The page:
CSFB estimates that two-thirds of S&P 500 companies have some OPEB obligations, and that these are underfunded by well over $300 billion, more than 80 percent of the total promised benefits. (Some firms have put money into “voluntary employees’ beneficiary associations;” for example, GM’s contains several billion dollars.) Again, the burden is heavily concentrated in older, unionized firms. (Union-unfriendly Wal-Mart’s health plan covers less than half of its American workers and does not extend into retirement.)
Worse, estimates of OPEB liabilities rely even more on guesswork than defined-benefit pensions, points out Olivia Mitchell of the Wharton School. Companies have simply promised to pay for whatever health care is required, regardless of the cost. At least a defined-benefit pension has a pre-agreed relation to final salary. In forecasting future healthcare costs, actuaries “tend to assume 10-11 percent growth next year, trending down to, say, 5 percent in year five,” says Mitchell, “but there is no actual evidence of healthcare inflation ever trending down.”
So what went wrong? In pensions, three trends came together, says Dambisa Moyo, an economist at Goldman Sachs. First, companies were caught out by the decline in equity prices and lower interest rates after 2000 that reduced the value of pension fund assets and, by lowering the discount rate, increased the present value of future liabilities. Second, firms failed to match the risk profile of their assets (which often consisted mainly of equities) with that of their liabilities, which are equivalent to a long-term bond. As a result, “lower interest rates have had a bigger impact on pension liabilities than on assets,” she says. Third, companies underestimated the life expectancy of their employees and thus the size of their liabilities. In America, until recently, many firms have used mortality tables from 1983, since when life expectancy has risen sharply.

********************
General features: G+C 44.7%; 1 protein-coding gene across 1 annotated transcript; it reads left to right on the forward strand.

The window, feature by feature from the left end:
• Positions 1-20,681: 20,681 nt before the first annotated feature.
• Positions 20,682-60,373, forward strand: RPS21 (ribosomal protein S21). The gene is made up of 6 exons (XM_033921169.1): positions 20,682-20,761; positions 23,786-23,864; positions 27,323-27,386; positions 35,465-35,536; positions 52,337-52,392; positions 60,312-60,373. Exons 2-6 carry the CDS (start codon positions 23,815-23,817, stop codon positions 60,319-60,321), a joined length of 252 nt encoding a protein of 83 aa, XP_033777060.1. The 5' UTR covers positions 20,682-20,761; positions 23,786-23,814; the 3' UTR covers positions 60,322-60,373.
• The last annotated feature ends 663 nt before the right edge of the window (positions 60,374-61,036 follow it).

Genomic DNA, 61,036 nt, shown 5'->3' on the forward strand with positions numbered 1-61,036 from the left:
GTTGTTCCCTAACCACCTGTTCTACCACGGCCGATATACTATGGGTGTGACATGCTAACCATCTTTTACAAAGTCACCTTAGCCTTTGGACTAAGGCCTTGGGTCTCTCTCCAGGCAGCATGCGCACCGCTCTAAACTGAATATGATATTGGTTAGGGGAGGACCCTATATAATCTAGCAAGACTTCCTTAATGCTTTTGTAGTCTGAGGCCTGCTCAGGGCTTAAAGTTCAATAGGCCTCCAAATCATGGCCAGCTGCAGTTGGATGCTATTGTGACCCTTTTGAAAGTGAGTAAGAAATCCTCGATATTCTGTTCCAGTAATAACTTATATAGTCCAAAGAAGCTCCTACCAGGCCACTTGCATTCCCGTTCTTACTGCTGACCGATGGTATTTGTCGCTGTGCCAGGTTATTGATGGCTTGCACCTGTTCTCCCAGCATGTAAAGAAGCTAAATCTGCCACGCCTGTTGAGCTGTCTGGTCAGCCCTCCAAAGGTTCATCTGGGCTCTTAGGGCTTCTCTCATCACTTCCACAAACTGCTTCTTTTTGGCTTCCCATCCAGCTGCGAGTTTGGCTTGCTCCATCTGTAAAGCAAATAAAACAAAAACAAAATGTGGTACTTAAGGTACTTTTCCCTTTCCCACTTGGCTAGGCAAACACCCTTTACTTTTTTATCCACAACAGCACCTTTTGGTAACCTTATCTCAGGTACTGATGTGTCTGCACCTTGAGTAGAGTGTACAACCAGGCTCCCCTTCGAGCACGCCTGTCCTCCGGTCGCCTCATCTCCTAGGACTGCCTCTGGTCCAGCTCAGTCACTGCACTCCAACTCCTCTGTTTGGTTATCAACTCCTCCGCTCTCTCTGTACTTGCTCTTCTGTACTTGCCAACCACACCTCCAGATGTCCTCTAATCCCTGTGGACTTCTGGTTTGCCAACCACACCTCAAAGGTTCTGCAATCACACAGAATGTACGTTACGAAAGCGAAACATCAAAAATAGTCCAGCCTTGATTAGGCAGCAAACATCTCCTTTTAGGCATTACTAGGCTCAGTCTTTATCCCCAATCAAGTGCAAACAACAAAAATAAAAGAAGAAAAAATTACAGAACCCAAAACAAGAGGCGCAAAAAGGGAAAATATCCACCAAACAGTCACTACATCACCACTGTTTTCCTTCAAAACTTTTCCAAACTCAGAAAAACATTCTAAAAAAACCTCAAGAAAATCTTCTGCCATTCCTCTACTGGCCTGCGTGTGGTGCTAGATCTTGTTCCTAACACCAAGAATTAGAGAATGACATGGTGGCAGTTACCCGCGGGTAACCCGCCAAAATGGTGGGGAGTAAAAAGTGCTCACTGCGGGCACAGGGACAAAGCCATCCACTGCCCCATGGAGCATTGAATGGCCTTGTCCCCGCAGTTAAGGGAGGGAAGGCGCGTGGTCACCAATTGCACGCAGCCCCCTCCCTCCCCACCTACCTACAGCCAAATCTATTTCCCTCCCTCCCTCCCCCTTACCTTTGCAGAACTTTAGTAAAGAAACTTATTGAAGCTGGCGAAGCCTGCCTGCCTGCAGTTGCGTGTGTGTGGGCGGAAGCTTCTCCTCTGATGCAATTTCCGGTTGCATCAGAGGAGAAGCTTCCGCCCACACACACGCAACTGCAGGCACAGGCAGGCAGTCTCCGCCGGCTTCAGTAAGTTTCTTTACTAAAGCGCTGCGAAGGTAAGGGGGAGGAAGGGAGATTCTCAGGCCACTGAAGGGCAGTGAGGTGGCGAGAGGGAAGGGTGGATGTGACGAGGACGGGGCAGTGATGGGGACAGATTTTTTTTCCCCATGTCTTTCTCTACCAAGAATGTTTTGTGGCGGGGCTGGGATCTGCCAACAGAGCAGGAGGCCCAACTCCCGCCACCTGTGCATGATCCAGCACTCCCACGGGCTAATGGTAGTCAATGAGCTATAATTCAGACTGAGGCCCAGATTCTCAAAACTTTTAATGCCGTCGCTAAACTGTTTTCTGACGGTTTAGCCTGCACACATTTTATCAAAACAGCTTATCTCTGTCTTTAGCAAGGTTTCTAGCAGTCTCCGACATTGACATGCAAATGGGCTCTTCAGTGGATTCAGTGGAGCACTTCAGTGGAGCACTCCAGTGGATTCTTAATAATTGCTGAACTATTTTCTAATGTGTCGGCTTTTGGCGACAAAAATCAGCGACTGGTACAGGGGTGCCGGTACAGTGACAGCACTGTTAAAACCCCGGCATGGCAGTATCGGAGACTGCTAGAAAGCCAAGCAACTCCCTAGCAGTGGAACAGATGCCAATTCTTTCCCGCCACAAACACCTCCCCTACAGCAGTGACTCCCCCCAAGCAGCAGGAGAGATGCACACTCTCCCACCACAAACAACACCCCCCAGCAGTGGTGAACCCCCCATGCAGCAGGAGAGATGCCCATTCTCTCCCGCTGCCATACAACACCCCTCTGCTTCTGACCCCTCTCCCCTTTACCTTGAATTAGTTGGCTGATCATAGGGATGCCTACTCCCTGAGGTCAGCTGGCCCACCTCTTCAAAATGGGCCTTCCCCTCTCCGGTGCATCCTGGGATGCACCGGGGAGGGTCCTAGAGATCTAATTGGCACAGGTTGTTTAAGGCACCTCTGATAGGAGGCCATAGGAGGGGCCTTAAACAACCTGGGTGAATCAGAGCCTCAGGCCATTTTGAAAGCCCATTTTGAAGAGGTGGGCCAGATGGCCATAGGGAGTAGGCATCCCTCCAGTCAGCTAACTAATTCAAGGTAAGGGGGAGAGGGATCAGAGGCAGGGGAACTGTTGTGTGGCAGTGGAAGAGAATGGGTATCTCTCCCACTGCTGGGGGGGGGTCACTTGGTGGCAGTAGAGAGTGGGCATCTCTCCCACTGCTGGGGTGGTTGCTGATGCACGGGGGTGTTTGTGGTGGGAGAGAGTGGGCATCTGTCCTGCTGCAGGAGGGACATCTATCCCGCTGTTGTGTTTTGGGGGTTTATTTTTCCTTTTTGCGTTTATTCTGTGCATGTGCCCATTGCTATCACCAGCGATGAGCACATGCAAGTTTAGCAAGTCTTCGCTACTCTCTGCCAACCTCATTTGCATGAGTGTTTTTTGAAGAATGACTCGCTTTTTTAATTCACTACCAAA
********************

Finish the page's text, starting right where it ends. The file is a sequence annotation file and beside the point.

Retiree healthcare promises first started to grow in the 1970s as a way to circumvent President Nixon’s wage controls. Managers subsequently came to see them as a relatively painless way of giving something to the unions during negotiations without having any impact on current costs. Considerable blame falls on how America has accounted for pensions and OPEBs. This has made it hard for anyone to understand the sort and magnitude of risks being taken, while at the same time creating incentives for managers to behave imprudently. For instance, firms are allowed to “smooth” out movements in asset prices, so that their profits are not excessively volatile. This is done by simply assuming in any given year that the assets earn a particular rate of return, and equities a higher return than bonds.
Fooled by Arbitrage
These rules create a “fallacious arbitrage opportunity,” says Zvi Bodie, an economist at Boston University, by encouraging firms to issue bonds and buy equities for their pension fund. This is what GM did a few years ago when it borrowed $18.5 billion for its pension fund and promptly reported a big improvement in the fund’s health by assuming that the equities it bought earned a higher return than the interest it was paying on the bonds.